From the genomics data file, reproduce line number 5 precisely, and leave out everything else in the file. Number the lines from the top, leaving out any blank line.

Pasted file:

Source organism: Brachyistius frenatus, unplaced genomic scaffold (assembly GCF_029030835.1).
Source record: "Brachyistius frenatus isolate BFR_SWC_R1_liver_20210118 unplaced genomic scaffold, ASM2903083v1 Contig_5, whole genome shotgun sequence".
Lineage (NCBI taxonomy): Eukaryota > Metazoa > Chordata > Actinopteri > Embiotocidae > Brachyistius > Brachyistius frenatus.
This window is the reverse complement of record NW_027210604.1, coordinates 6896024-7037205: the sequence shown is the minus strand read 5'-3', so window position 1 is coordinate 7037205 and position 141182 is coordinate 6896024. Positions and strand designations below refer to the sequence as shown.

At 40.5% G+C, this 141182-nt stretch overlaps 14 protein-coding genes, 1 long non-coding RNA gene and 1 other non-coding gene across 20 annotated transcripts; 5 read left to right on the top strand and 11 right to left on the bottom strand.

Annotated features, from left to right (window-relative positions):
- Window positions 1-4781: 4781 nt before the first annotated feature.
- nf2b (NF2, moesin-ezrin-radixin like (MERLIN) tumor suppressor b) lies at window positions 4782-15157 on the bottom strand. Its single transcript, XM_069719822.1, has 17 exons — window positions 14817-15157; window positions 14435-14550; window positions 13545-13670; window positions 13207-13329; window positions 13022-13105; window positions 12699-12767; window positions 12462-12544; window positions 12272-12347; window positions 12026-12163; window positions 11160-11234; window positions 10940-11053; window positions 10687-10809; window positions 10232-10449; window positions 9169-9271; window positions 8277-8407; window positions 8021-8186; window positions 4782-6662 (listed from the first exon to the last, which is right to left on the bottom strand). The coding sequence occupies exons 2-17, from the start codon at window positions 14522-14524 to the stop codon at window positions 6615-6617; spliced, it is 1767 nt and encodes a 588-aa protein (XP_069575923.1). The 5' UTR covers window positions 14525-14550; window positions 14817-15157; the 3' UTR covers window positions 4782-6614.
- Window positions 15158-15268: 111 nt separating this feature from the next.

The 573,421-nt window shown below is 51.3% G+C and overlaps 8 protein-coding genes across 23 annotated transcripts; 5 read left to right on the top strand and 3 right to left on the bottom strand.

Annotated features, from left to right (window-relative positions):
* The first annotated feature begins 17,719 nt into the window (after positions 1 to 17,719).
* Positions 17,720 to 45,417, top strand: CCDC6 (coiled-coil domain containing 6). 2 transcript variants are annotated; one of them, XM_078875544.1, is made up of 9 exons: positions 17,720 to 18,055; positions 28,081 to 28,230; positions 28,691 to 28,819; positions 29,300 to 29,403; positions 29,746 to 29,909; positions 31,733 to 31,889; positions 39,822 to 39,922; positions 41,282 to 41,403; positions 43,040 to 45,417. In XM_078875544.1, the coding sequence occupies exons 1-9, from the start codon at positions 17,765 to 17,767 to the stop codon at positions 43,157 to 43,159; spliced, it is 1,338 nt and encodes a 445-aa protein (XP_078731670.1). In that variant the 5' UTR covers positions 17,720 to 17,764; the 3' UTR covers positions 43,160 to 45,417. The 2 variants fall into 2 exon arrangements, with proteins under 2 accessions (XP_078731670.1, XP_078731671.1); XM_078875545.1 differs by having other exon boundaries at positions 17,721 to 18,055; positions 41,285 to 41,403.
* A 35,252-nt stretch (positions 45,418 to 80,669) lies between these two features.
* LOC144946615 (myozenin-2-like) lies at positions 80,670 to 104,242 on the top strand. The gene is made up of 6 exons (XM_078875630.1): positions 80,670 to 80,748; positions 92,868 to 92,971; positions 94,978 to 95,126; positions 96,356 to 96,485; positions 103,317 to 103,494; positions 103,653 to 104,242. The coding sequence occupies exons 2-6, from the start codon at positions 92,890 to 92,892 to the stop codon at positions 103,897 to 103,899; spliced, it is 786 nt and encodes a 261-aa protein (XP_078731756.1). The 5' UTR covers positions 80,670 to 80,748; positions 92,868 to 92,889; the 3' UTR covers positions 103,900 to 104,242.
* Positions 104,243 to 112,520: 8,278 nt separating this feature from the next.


At 40.5% G+C, this 141182-nt stretch overlaps 14 protein-coding genes, 1 long non-coding RNA gene and 1 other non-coding gene across 20 annotated transcripts; 5 read left to right on the top strand and 11 right to left on the bottom strand.